– Vaccine uptake extrapolated below 12 yrs in most
provinces
– Using mostly US attack rates in model calibration
– Very little information about duration of vaccine-conferred
immunity to influenza (we assume 1 yr on average)
– No healthy vs. at-risk stratification in model population
Summary: What insights did we gain?
– Much of the complexity in developing a dynamic
transmission model lies in the calibration
– A large-scale change in vaccination policy (e.g. targeted
universal transition) makes a great test case
– A dynamic model is more challenging to work with than a
static model, but can also give us deeper insights
– Our result: A Canada-wide switch from TIV to QIV is
projected to be highly cost-effective across all plausible
inputs
– Province-specific analyses (AB, MB, ON, QC, NS) yield very
similar CE results
Backup slides
TIV and transmission dynamics: An
interesting insight…
– The WHO’s choice of B lineage to include in TIV matches the dominant
circulating B lineage in only ~50% of seasons
– Insight from 4Strain: The WHO actually does much better than this.
– …Why? Because circulation of TIV-included B lineage preferentially
suppressed, which in many seasons actually changes the dominant
lineage!
OR
TIV actually works better
than we think!
Even with perfect prediction, TIV
would not prevent as many
outcomes as QIV
Modeling the impact of a Canada-wide
switch from TIV to QIV
age
ALL
0-4
5-19
20-49
50-64
65-74
75-84
85-99
comparator
intervention
difference
% difference
mean
95% CI - L 95% CI - U mean
95% CI - L 95% CI - U mean
95% CI - L 95% CI - U mean
95% CI - L 95% CI - U
2,933,460 2,532,276 3,351,695 2,797,922 2,392,853 3,199,681 -135,538 -228,154 -76,677
-4.6%
-7.7%
-2.7%
266,218 235,144 302,789 252,960 223,195 287,226 -13,258 -20,646
-8,264
-5.0%
-7.6%
-3.2%
566,688 489,747 645,471 542,466 465,387 618,874 -24,221 -38,946 -14,626
-4.3%
-6.8%
-2.6%
1,316,489 1,136,295 1,503,404 1,263,216 1,081,597 1,444,672 -53,273 -89,103 -30,831
-4.0%
-6.7%
-2.4%
432,127 368,561 499,095 412,697 347,580 477,183 -19,430 -33,835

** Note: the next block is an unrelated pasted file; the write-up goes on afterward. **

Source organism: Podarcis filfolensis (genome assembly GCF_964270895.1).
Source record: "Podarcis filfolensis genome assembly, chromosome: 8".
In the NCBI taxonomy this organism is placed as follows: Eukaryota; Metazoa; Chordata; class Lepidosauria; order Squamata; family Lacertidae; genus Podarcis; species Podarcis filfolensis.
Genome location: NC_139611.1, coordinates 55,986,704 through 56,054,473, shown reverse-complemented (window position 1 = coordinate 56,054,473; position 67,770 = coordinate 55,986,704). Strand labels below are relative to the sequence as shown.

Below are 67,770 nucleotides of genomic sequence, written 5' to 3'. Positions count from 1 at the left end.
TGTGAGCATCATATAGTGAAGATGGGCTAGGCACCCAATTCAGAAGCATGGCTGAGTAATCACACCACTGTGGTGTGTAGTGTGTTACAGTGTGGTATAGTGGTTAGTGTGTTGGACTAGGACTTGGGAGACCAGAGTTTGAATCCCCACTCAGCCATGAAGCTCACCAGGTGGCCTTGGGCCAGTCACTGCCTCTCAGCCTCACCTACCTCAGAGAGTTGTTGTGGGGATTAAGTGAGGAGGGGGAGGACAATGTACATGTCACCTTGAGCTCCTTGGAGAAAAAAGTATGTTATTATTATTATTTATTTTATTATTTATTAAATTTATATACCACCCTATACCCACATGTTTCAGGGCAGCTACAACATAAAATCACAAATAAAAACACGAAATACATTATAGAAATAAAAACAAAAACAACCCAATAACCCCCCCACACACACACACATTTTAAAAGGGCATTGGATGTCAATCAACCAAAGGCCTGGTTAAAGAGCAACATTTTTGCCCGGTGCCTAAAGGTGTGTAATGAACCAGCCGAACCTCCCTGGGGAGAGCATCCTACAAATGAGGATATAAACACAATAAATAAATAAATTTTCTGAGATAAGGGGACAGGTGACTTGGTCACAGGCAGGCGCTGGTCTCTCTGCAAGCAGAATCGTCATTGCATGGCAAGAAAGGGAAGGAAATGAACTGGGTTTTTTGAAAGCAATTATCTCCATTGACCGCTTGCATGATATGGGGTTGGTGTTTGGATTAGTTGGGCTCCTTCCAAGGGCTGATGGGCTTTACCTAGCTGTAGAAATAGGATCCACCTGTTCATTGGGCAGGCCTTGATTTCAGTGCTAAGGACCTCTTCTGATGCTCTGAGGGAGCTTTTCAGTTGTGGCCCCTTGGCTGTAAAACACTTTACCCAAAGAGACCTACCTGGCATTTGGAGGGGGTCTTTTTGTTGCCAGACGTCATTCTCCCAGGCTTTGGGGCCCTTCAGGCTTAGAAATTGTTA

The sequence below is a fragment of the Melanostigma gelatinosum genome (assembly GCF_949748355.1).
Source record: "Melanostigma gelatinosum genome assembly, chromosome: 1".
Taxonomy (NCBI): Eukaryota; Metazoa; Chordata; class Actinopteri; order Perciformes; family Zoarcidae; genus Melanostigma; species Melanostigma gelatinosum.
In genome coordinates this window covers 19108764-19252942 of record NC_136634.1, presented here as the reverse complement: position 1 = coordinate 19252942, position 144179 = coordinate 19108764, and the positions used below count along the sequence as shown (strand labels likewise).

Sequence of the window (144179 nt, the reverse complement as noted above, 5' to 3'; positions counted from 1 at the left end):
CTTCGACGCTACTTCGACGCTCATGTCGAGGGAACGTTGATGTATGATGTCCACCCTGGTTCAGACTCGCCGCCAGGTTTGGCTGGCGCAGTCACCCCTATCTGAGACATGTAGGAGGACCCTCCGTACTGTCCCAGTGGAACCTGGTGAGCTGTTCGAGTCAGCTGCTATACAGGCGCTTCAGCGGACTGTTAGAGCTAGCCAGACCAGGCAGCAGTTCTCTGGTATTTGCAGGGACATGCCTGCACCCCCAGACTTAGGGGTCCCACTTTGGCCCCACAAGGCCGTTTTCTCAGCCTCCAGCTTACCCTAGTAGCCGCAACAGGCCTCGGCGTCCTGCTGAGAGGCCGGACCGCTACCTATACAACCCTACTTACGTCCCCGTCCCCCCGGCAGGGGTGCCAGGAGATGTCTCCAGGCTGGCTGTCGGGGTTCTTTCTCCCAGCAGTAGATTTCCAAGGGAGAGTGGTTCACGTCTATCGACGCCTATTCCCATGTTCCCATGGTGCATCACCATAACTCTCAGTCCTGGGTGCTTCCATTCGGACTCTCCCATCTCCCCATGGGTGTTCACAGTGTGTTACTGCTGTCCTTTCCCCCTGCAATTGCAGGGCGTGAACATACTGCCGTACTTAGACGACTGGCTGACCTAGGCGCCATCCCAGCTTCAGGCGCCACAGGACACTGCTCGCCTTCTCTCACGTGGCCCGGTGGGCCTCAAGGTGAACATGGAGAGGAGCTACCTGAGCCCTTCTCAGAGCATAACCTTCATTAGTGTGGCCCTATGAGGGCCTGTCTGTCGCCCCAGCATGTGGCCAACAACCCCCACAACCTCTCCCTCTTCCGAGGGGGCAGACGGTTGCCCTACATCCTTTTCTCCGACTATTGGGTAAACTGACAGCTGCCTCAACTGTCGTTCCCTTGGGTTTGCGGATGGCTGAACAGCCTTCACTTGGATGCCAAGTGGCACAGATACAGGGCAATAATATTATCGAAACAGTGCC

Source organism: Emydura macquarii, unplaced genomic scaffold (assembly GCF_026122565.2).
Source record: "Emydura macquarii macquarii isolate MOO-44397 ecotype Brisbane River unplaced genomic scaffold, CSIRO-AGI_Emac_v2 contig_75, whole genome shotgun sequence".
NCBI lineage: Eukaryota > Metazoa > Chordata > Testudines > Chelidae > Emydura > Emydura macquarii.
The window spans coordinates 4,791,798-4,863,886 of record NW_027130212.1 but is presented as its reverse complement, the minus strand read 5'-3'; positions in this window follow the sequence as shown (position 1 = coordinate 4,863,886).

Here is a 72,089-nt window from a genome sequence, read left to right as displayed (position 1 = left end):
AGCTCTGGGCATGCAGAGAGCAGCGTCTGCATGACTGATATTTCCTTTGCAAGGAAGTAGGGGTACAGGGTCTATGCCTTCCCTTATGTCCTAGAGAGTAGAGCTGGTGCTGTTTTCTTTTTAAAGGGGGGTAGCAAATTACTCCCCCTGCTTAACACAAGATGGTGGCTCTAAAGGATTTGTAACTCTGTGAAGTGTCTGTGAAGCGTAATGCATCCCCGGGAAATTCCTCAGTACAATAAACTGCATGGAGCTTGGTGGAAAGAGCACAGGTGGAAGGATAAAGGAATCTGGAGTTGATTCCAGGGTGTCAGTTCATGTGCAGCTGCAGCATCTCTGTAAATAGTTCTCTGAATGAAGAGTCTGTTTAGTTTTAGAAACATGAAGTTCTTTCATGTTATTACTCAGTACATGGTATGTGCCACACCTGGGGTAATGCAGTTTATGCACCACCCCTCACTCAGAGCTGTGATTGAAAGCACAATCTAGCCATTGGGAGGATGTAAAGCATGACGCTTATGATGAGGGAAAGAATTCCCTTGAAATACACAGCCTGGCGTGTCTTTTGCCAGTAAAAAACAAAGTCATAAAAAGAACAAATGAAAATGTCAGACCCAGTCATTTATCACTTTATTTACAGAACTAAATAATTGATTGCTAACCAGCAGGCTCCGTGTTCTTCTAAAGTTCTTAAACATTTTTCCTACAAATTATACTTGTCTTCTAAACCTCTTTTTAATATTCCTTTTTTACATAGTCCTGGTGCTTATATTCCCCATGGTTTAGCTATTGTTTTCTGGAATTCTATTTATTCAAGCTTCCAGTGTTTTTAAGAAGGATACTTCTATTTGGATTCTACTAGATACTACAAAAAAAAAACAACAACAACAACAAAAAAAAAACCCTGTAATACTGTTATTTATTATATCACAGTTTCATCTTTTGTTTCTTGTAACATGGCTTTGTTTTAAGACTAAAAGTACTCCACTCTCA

-9,993
-4.5%
-7.8%
-2.3%
190,464 162,214 220,556 177,776 150,287 206,369 -12,688 -22,542
-6,051
-6.6%
-11.7%
-3.2%
114,966
97,973 133,823 105,945
89,322 123,201
-9,021 -16,197
-4,119
-7.8%
-13.7%
-3.6%
46,508
39,434
53,898
42,861
36,056
49,865
-3,647
-6,533
-1,629
-7.8%
-13.5%
-3.6%
GP visits
ALL
0-4
5-19
20-49
50-64
65-74
75-84
85-99
1,066,568
121,129
179,920
412,061
135,256
118,088
71,279
28,835
ER visits
ALL
0-4
5-19
20-49
50-64
65-74
75-84
85-99
59,704
6,794
988
10,008
15,095
14,514
8,761
3,544
51,257
6,001
848
8,638
12,875
12,361
7,466
3,005
68,574
7,727
1,131
11,429
17,435
16,807
10,197
4,107
56,309
6,456
948
9,603
14,417
13,547
8,073
3,266
47,987
5,696
806
8,222
12,142
11,452
6,806
2,747
hospitalizations
ALL
0-4
5-19
20-49
50-64
65-74
75-84
85-99
32,986
3,754
546
5,529
8,340
8,019
4,840
1,958
28,319
3,316
469
4,772
7,113
6,829
4,125
1,660
37,886
4,269
625
6,314
9,633
9,285
5,634
2,269
31,110
3,567
523
5,306
7,965
7,484
4,460
1,804
deaths
ALL
0-4
5-19
20-49
50-64
65-74
75-84
85-99
4,836
11
10
118
579
2,228
1,345
544
4,114
9
9
102
494
1,898
1,146
461
5,606
12
12
135
669
2,581
1,566
631
4,508
10
10
114
553
2,080
1,240
501
influenza cases
921,034 1,218,892 1,014,368
106,990 137,769 115,097
155,495 204,930 172,229
355,660 470,566 395,387
115,360 156,217 129,174
100,572 136,745 110,221
60,743
82,970
65,686
24,449
33,417
26,574
868,298 1,160,118
101,554 130,688
147,764 196,482
338,540 452,182
108,793 149,358
93,178 127,949
55,380
76,385
22,355
30,916
-52,200
-6,032
-7,691
-16,674
-6,082
-7,866
-5,593
-2,261
-88,460
-9,394
-12,366
-27,889
-10,590
-13,976
-10,042
-4,050
-29,055
-3,760
-4,645
-9,650
-3,128
-3,751
-2,553
-1,010
-4.9%
-5.0%
-4.3%
-4.0%
-4.5%
-6.6%
-7.8%
-7.8%
-8.2%
-7.6%
-6.8%
-6.7%
-7.8%
-11.7%
-13.7%
-13.5%
-2.8%
-3.2%
-2.6%
-2.4%
-2.3%
-3.2%
-3.6%
-3.6%
64,721
7,330
1,087
10,982
16,669
15,726
9,388
3,800
-3,395
-338
-41
-405
-679
-967
-687
-278
-5,907
-527
-68
-677
-1,182
-1,718
-1,234
-498
-1,731
-211
-24
-234
-349
-461
-314
-124
-5.7%
-5.0%
-4.1%
-4.0%
-4.5%
-6.6%
-7.8%
-7.8%
-9.7%
-7.6%
-6.8%
-6.7%
-7.8%
-11.7%
-13.7%
-13.5%
-3.0%
-3.2%
-2.4%
-2.4%
-2.3%
-3.2%
-3.6%
-3.6%
26,512
3,147
445
4,543
6,708
6,327
3,760
1,518
35,757
4,050
601
6,068
9,210
8,688
5,187
2,099
-1,876
-187
-23
-224
-375
-534
-380
-154
-3,264
-291
-37
-374
-653
-949
-682
-275
-956
-117
-13
-129
-193
-255
-173
-69
-5.7%
-5.0%
-4.1%
-4.0%
-4.5%
-6.6%
-7.8%
-7.8%
-9.7%
-7.6%
-6.8%
-6.7%
-7.8%
-11.7%
-13.7%
-13.5%
-3.0%
-3.2%
-2.4%
-2.4%
-2.3%
-3.2%
-3.6%
-3.6%
3,811
9
8
97
466
1,758
1,045
422
5,230
11
11
130
639
2,415
1,441
583
-328
-1
0
-5
-26
-148
-106
-43
-584
-1
-1
-8
-45
-264
-190
-76
-156
0
0
-3
-13
-71
-48
-19
-6.8%
-5.0%
-4.1%
-4.0%
-4.5%
-6.6%
-7.8%
-7.8%
-11.9%
-7.6%
-6.8%
-6.7%
-7.8%
-11.7%
-13.7%
-13.5%
-3.2%
-3.2%
-2.4%
-2.4%
-2.3%
-3.2%
-3.6%
-3.6%
Cost of vaccination:
Cost of GP visits:
Cost of ER visits:
Cost of hospitalizations:
Total payer costs:
QALYs lost:
LYs lost:
Cost of vaccination:
Cost of GP visits:
Cost of ER visits:
Cost of hospitalizations:
Total payer costs:
QALYs lost:
LYs lost:
comparator
intervention
difference
mean
95% CI - L